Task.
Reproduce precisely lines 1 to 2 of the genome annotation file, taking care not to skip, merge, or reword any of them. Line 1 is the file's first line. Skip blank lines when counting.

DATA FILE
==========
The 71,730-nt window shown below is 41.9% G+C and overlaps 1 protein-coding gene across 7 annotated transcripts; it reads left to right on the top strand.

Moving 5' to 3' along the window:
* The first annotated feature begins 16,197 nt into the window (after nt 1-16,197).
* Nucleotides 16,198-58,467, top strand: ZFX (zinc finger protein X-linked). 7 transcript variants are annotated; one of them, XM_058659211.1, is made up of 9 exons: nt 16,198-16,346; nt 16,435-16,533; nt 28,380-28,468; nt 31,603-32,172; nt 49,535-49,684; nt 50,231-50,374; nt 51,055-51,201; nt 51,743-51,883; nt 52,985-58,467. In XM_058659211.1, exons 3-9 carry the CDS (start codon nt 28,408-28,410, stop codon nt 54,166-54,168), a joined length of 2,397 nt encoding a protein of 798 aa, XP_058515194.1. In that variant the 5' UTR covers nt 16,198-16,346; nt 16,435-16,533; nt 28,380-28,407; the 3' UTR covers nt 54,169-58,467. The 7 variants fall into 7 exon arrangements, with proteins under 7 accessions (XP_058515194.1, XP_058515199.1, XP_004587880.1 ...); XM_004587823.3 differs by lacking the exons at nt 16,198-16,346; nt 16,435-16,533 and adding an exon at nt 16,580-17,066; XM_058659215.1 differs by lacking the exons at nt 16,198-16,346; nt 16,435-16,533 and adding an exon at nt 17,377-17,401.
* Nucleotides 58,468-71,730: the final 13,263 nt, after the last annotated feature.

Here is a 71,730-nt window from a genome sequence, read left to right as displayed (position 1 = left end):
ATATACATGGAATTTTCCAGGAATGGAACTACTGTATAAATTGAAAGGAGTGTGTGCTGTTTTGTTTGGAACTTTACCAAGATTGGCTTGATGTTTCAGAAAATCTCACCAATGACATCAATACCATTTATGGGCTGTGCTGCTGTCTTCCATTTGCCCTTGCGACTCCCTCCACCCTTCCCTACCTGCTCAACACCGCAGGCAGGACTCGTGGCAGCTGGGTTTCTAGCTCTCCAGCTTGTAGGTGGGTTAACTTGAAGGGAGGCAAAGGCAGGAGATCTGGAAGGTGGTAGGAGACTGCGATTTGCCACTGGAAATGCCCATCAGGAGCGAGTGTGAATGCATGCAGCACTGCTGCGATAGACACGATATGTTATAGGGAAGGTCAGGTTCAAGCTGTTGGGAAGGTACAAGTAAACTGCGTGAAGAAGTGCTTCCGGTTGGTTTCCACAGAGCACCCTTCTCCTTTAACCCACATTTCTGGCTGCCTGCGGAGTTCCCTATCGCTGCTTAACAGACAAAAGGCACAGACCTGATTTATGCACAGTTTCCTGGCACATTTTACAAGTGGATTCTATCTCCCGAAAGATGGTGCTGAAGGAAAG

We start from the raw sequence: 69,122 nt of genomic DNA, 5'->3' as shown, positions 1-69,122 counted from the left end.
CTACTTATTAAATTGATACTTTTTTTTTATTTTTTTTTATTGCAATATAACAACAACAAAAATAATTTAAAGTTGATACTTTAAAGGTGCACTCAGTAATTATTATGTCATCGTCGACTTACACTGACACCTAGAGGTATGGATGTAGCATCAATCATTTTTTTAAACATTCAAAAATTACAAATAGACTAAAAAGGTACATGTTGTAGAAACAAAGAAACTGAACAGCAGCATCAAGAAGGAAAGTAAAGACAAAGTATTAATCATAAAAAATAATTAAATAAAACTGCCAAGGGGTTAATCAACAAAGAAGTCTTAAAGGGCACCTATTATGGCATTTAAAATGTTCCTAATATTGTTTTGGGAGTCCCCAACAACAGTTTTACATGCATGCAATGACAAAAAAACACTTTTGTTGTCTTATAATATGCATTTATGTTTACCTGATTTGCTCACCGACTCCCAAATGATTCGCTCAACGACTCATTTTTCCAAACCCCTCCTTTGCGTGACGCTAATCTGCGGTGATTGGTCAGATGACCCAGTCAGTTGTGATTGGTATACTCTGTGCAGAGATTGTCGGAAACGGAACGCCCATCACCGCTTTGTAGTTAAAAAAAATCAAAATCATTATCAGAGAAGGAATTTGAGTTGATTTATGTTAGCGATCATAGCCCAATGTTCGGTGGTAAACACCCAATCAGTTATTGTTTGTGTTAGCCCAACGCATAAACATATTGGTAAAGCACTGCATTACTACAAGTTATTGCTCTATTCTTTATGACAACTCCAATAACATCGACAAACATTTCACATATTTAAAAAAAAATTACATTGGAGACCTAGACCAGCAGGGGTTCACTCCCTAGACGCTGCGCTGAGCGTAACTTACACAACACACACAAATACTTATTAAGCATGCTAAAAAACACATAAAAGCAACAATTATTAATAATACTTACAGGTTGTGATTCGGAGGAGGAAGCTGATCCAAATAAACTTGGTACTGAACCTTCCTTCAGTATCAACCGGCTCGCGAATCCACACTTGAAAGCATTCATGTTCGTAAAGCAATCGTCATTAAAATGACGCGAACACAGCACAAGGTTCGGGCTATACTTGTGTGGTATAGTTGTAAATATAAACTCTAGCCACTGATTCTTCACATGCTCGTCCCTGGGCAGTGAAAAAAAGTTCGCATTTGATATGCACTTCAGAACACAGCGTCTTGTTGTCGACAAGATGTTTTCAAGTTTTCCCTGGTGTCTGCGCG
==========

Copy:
The 71,730-nt window shown below is 41.9% G+C and overlaps 1 protein-coding gene across 7 annotated transcripts; it reads left to right on the top strand.

Moving 5' to 3' along the window: